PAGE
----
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Researchers from Manchester Metropolitan University and the University of Central Lancashire have worked with Swellaway Limited to develop a prototype wearable rehabilitation device which aims to get athletes back in shape faster.

The device, now called the Promo EV1, provides controlled cooling, heating and compression without the need for ice or gel packs and can be used at home or on the go. It is now used at an elite level in rugby, football and golf. Here we share tips on how to run a successful Knowledge Transfer Partnership (KTP).

Recruit a good KTP associate

The number one tip from our KTP advisor is to recruit a very good KTP associate, because this person is the linchpin of the coordination and management of the project.

Under the KTP funding model, around six months are allotted for recruitment, so our advisor emphasized the importance of getting it right. Don’t rush, but recruit someone who will be really strong for the project. One of the reasons KTPs allow six months for this is that you can potentially go through multiple rounds of recruiting if you’re unhappy with the first batch of candidates.

It’s logical, but we hadn’t thought about recruitment at this level of seriousness.

We had a strong response to our advert in terms of numbers and were therefore able to shortlist the best candidates and invite them for face-to-face interviews. During the interview, it was clear that one candidate stood out head and shoulders above the rest, which was fantastic. We were in a privileged position to be able to take the advice of our KTP advisor and choose someone who was going to be ideal for this project.

It is a very difficult job to be a KTP associate because you have to deal with the demands of the company and those of the academic partners, while possibly doing a doctorate – as in our case. Our project was even more difficult because it was an unusual KTP with two academic partners.

I don’t think any of us fully realized the complexity and magnitude of what our associate Olivia Greenhalgh had to do, but she did a phenomenal job. Olivia’s ability was recognized at the 2021 KTP Awards when she received one of the prestigious Future Leaders Awards.

Build on strong existing relationships

We had a long-standing working relationship between us as academic partners and the company. We had worked together through innovation checks and consultancy work when the founder presented us with the prototype of the device. We therefore entered the KTP with a good knowledge of each of the partners and well-established lines of communication. The two different universities didn’t really create an obstacle to collaborating with the company or organizing the work packages.

The key to any successful KTP is making sure you have a good working relationship from the start, even before you apply. If you have this, the partnership is much more likely to succeed than if you bring together two or three different potential partners who aren’t used to working together.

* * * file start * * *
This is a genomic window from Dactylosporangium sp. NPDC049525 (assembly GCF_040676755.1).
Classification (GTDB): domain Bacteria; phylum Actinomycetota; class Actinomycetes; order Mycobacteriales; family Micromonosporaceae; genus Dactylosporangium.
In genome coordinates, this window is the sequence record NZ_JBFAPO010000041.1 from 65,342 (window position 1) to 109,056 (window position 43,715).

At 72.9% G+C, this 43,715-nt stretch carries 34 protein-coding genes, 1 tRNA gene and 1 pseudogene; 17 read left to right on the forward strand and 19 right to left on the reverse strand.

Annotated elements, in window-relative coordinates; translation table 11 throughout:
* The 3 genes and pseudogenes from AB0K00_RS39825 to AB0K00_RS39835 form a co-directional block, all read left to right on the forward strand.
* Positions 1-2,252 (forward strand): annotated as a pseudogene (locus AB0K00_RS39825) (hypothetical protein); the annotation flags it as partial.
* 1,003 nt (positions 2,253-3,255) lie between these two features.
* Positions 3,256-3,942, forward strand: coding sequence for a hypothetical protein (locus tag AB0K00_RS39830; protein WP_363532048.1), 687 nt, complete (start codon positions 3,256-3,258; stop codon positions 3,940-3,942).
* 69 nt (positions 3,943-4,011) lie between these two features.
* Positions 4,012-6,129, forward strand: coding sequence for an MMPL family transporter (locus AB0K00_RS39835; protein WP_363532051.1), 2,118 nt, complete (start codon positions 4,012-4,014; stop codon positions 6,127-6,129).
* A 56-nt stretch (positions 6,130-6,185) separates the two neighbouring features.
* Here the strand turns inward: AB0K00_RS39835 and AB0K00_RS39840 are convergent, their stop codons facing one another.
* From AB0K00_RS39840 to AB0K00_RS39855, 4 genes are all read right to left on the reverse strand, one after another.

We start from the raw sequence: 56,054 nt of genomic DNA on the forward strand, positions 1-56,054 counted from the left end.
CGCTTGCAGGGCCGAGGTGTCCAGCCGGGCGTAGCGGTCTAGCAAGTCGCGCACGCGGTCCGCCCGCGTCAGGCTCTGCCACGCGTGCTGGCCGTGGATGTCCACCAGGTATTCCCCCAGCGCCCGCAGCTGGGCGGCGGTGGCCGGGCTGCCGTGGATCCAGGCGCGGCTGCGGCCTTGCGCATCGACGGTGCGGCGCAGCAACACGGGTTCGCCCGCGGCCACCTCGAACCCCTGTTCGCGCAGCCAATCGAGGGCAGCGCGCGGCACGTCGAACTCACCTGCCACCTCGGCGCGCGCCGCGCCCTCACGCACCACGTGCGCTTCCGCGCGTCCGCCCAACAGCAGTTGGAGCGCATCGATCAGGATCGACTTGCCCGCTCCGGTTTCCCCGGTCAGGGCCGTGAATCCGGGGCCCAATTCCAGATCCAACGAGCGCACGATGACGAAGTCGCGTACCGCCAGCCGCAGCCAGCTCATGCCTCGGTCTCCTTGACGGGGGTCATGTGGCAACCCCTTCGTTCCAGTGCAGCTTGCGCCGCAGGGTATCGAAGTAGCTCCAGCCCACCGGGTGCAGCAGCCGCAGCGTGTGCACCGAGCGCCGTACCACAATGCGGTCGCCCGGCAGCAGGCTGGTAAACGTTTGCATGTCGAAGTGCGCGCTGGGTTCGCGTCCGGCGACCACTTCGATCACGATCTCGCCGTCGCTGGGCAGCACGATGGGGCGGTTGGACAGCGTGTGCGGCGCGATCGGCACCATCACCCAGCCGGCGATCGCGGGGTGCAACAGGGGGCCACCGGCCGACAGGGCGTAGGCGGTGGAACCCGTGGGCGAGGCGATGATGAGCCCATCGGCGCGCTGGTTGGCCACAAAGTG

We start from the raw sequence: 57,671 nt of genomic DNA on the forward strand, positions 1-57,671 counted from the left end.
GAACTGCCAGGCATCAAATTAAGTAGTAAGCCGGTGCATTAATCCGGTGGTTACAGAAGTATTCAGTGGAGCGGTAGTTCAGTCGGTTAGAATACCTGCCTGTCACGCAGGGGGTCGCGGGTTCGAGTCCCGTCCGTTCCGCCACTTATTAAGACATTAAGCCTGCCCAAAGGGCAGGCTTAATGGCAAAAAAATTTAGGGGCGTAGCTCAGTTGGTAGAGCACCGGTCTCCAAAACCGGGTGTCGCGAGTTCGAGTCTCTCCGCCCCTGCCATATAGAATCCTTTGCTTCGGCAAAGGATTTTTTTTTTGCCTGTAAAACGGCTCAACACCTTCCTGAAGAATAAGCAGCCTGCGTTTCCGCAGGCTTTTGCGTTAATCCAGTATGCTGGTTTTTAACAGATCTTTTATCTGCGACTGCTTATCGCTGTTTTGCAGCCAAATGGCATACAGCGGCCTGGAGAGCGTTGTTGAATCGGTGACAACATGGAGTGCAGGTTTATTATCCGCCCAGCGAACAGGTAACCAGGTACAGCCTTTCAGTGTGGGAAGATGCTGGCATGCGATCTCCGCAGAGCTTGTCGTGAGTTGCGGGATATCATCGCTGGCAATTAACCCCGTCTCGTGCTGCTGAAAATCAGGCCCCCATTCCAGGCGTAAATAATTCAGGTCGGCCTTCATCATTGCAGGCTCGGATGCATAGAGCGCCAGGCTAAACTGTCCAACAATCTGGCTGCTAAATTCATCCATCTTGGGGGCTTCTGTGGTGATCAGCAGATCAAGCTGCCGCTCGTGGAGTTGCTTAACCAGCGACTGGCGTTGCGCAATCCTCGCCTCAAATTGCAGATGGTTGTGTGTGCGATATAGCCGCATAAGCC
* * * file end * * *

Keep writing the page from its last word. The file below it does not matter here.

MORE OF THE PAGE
KTP timelines are quite fast, so it’s hard to establish that rapport and get going. For us, having already established that made a big difference.

Good communication

It may seem obvious but a lot of our work had to be done in confinement so it was a challenge. We had regular meetings online and in person when we could.

During the pandemic, we tried to have face-to-face meetings when restrictions permitted. It was important because it brought everyone together and allowed some of the “chatting before and after the game” that you don’t normally get when doing an online meeting, which really helped to build and maintain a good working relationship. One of the big successes was the fact that we were able to maintain many in-person meetings even though we were geographically disparate. This is something worth keeping for future KTPs, even in an era where online meetings are becoming the norm.

Think about what comes next

The end of a KTP could be the start of something else, whether it’s additional related research or a new partnership with the company. The research we conducted with Swellaway had a direct impact on the function, design and ultimately the success of the product. Since the end of the KTP, the Promo EV1 was launched on the market and sales are strong. Such was the success of the project that Swellaway offered another KTP to further develop the device, which is now slated for next year. It will be a three-party bid, but this time with two partners rather than just one. It may be difficult, but we are confident that with our history of working together, we can make it happen.

James Selfe is a professor of physiotherapy at Manchester Met and Jim Richards is Professor of Biomechanics at the University of Central Lancashire.

He led a project that was shortlisted for Knowledge Exchange/Transfer Initiative of the Year to Times Higher Education Awards 2022. A complete list of shortlisted candidates can be found here.

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